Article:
Barrett warned government reading of law could ‘criminalize’ conduct like ’embellishing an online-dating profile.’
Trump-appointed Supreme Court Justices Brett Kavanaugh, Amy Coney Barrett and Neil Gorsuch sided with liberal Justices Stephen Breyer, Sonia Sotomayor and Elena Kagan Thursday to endorse a narrow approach on how to apply a 1986 law against computer hacking.
The justices overturned the conviction of a police officer, Nathan Van Buren, who was paid to run a license plate search in violation of the police department’s policy and, according to the federal government, the Computer Fraud and Abuse Act.
But Barrett, writing for the majority, said the officer technically did not access information he wasn’t entitled to. Instead, he simply misused his access to information he was authorized to see. Therefore, the court said, the officer did not violate federal law.
“This provision covers those who obtain information from particular areas in the computer – such as files, folders or databases – to which their computer access does not extend,” Barrett wrote in the majority opinion. “It does not cover those who, like Van Buren, have improper motives for obtaining information that is otherwise available to them.”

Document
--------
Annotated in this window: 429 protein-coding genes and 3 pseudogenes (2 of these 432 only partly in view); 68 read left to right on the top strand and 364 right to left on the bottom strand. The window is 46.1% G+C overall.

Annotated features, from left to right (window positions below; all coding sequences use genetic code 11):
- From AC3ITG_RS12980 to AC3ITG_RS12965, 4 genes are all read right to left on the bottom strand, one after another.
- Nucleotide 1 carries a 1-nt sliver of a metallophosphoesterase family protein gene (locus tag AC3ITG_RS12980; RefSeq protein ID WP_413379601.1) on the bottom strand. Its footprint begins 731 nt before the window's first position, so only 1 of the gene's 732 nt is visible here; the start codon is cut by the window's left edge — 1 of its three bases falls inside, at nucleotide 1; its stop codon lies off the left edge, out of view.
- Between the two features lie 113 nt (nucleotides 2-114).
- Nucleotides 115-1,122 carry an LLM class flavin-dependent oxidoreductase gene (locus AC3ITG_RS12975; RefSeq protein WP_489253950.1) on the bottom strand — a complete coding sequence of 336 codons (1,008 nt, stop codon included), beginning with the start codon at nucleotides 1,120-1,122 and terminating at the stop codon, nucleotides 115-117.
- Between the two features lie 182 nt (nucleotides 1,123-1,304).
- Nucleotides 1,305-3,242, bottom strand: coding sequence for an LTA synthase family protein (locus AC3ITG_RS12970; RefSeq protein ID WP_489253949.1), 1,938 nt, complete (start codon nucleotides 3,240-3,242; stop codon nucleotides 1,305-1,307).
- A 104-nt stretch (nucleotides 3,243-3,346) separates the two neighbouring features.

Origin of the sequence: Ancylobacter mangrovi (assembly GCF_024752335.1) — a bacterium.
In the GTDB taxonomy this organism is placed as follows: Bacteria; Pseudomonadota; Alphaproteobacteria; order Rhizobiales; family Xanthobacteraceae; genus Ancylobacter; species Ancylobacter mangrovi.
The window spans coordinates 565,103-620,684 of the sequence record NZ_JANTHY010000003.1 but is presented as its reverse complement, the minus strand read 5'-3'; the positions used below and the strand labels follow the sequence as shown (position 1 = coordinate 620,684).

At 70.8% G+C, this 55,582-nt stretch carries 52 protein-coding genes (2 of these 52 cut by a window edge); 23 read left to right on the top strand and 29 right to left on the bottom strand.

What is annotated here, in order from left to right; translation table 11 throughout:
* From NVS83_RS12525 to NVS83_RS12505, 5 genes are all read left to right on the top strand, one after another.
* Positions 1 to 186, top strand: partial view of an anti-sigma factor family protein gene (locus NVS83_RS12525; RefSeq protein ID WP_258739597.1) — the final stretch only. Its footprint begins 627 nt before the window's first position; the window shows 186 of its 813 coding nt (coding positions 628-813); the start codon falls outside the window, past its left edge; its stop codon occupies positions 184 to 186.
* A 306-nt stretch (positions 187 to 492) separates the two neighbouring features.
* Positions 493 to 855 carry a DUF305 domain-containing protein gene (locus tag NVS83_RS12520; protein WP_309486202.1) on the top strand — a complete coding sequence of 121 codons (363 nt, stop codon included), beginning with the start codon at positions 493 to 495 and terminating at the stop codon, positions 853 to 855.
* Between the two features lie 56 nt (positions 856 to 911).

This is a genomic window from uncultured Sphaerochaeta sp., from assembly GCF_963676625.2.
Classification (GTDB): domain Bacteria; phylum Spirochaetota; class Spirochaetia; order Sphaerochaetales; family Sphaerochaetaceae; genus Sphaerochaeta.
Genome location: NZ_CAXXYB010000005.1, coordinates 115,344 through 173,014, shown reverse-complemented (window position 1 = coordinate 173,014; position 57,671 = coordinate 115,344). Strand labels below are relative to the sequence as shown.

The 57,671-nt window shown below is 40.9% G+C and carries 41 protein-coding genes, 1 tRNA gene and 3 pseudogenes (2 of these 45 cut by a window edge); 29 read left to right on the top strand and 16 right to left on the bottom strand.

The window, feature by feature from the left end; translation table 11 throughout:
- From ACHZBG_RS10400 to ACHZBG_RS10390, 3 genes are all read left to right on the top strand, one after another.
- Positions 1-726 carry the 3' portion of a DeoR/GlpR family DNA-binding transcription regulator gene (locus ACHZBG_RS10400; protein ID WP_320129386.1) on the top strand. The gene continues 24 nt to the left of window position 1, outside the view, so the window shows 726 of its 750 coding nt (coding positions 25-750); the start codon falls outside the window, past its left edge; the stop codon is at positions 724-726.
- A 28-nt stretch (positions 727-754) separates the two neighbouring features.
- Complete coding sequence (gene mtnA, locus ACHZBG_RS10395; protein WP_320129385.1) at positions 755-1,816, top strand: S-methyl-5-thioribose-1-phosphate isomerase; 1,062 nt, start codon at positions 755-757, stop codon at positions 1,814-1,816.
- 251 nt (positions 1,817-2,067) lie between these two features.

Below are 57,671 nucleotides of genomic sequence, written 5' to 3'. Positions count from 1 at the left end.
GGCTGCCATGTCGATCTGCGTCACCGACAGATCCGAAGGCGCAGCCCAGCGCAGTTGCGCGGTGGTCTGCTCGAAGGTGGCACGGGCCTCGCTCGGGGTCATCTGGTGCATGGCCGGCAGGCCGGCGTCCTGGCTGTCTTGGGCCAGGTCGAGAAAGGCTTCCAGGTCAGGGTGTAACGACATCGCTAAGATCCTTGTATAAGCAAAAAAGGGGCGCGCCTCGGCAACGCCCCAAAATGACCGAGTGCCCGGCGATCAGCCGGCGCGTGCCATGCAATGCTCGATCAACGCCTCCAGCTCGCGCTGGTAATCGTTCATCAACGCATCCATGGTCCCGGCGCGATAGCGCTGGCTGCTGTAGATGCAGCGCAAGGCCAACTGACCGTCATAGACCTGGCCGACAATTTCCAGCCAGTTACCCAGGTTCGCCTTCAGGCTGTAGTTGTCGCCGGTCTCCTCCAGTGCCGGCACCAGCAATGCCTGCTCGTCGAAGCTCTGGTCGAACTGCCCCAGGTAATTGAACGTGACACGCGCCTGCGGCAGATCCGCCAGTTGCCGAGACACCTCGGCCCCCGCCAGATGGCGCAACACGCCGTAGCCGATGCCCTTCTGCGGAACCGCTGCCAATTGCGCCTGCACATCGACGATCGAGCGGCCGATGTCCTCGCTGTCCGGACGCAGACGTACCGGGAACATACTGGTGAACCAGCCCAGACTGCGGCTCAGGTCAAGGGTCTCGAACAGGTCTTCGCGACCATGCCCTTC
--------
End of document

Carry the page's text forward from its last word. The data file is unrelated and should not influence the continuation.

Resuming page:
The vote breakdown pitted the three Trump-appointed justices and the court’s three liberals against the three more senior Republican-appointed justices: Chief Justice John Roberts and Justices Clarence Thomas and Samuel Alito.
The case is focused on a narrow issue of statutory interpretation rather than the broad constitutional issues that animate much of the hot-button debate around the Supreme Court. Therefore, it is not likely to reveal much about the justices’ potential rulings or approach to other major cases on freedom of religion, guns, abortion and more.
But the vote breakdown – which comes after the court issued five consecutive unanimous opinions in recent weeks – further underscores that the court does not always rule simply on ideological lines as many Democrats calling on President Biden to pack the court allege. Some have speculated the several unanimous opinions in a row could be a message to pro-court-packing liberals that the court does not necessarily rule only on ideological lines.
Indeed, because Roberts was in the dissent on this case, the majority opinion was assigned to Barrett by Breyer, the most senior justice in the majority. Breyer, one of the court’s liberals, recently cautioned Democrats that packing the court might harm its legitimacy. These comments caused many on the left to double-down on calls for him to retire.